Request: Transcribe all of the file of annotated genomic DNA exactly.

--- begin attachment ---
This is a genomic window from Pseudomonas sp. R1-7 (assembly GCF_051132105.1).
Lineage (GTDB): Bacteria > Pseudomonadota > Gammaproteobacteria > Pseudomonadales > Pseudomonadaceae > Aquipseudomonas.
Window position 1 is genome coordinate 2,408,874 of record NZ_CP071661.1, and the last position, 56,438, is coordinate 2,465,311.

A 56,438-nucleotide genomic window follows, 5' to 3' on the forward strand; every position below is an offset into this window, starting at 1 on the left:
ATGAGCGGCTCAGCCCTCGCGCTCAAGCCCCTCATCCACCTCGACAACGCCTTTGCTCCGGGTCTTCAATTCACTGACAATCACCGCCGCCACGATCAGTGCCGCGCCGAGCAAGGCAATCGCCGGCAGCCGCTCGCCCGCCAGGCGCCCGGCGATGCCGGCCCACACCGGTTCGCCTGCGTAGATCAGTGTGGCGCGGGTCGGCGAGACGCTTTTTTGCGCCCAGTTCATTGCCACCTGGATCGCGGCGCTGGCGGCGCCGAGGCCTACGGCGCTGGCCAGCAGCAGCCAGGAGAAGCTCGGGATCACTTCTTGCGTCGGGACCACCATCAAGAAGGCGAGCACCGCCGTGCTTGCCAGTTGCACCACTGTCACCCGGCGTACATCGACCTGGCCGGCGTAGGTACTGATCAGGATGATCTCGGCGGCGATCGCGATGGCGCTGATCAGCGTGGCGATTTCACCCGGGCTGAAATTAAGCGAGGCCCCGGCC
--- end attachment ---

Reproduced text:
This is a genomic window from Pseudomonas sp. R1-7 (assembly GCF_051132105.1).
Lineage (GTDB): Bacteria > Pseudomonadota > Gammaproteobacteria > Pseudomonadales > Pseudomonadaceae > Aquipseudomonas.
Window position 1 is genome coordinate 2,408,874 of record NZ_CP071661.1, and the last position, 56,438, is coordinate 2,465,311.

A 56,438-nucleotide genomic window follows, 5' to 3' on the forward strand; every position below is an offset into this window, starting at 1 on the left:
ATGAGCGGCTCAGCCCTCGCGCTCAAGCCCCTCATCCACCTCGACAACGCCTTTGCTCCGGGTCTTCAATTCACTGACAATCACCGCCGCCACGATCAGTGCCGCGCCGAGCAAGGCAATCGCCGGCAGCCGCTCGCCCGCCAGGCGCCCGGCGATGCCGGCCCACACCGGTTCGCCTGCGTAGATCAGTGTGGCGCGGGTCGGCGAGACGCTTTTTTGCGCCCAGTTCATTGCCACCTGGATCGCGGCGCTGGCGGCGCCGAGGCCTACGGCGCTGGCCAGCAGCAGCCAGGAGAAGCTCGGGATCACTTCTTGCGTCGGGACCACCATCAAGAAGGCGAGCACCGCCGTGCTTGCCAGTTGCACCACTGTCACCCGGCGTACATCGACCTGGCCGGCGTAGGTACTGATCAGGATGATCTCGGCGGCGATCGCGATGGCGCTGATCAGCGTGGCGATTTCACCCGGGCTGAAATTAAGCGAGGCCCCGGCC